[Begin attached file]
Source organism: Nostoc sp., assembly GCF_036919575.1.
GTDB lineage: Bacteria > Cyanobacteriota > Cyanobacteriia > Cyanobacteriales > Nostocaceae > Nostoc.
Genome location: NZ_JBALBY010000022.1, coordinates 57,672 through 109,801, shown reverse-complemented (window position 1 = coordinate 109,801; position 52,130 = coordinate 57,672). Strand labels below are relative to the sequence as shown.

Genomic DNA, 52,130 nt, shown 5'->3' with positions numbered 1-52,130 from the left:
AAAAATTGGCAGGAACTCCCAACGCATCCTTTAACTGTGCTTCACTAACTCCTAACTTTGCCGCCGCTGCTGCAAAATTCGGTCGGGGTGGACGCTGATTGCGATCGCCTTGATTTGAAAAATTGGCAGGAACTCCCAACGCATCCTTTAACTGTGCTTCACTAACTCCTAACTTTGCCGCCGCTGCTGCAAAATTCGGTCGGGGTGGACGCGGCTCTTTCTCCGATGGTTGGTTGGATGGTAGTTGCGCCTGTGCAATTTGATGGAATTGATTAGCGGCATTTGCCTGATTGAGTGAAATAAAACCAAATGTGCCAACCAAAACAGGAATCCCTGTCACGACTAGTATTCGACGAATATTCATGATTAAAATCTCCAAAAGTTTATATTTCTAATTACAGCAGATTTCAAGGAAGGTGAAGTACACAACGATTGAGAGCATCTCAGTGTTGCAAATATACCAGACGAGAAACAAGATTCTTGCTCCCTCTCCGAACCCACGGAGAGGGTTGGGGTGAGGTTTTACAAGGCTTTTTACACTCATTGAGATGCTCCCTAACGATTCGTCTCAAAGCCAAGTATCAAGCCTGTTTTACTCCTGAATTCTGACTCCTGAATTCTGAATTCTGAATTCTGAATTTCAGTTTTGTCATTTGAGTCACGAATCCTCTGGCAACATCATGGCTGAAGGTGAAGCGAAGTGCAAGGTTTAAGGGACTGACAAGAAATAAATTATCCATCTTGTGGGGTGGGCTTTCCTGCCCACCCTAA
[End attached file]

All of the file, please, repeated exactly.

Source organism: Nostoc sp., assembly GCF_036919575.1.
GTDB lineage: Bacteria > Cyanobacteriota > Cyanobacteriia > Cyanobacteriales > Nostocaceae > Nostoc.
Genome location: NZ_JBALBY010000022.1, coordinates 57,672 through 109,801, shown reverse-complemented (window position 1 = coordinate 109,801; position 52,130 = coordinate 57,672). Strand labels below are relative to the sequence as shown.

Genomic DNA, 52,130 nt, shown 5'->3' with positions numbered 1-52,130 from the left:
AAAAATTGGCAGGAACTCCCAACGCATCCTTTAACTGTGCTTCACTAACTCCTAACTTTGCCGCCGCTGCTGCAAAATTCGGTCGGGGTGGACGCTGATTGCGATCGCCTTGATTTGAAAAATTGGCAGGAACTCCCAACGCATCCTTTAACTGTGCTTCACTAACTCCTAACTTTGCCGCCGCTGCTGCAAAATTCGGTCGGGGTGGACGCGGCTCTTTCTCCGATGGTTGGTTGGATGGTAGTTGCGCCTGTGCAATTTGATGGAATTGATTAGCGGCATTTGCCTGATTGAGTGAAATAAAACCAAATGTGCCAACCAAAACAGGAATCCCTGTCACGACTAGTATTCGACGAATATTCATGATTAAAATCTCCAAAAGTTTATATTTCTAATTACAGCAGATTTCAAGGAAGGTGAAGTACACAACGATTGAGAGCATCTCAGTGTTGCAAATATACCAGACGAGAAACAAGATTCTTGCTCCCTCTCCGAACCCACGGAGAGGGTTGGGGTGAGGTTTTACAAGGCTTTTTACACTCATTGAGATGCTCCCTAACGATTCGTCTCAAAGCCAAGTATCAAGCCTGTTTTACTCCTGAATTCTGACTCCTGAATTCTGAATTCTGAATTCTGAATTTCAGTTTTGTCATTTGAGTCACGAATCCTCTGGCAACATCATGGCTGAAGGTGAAGCGAAGTGCAAGGTTTAAGGGACTGACAAGAAATAAATTATCCATCTTGTGGGGTGGGCTTTCCTGCCCACCCTAA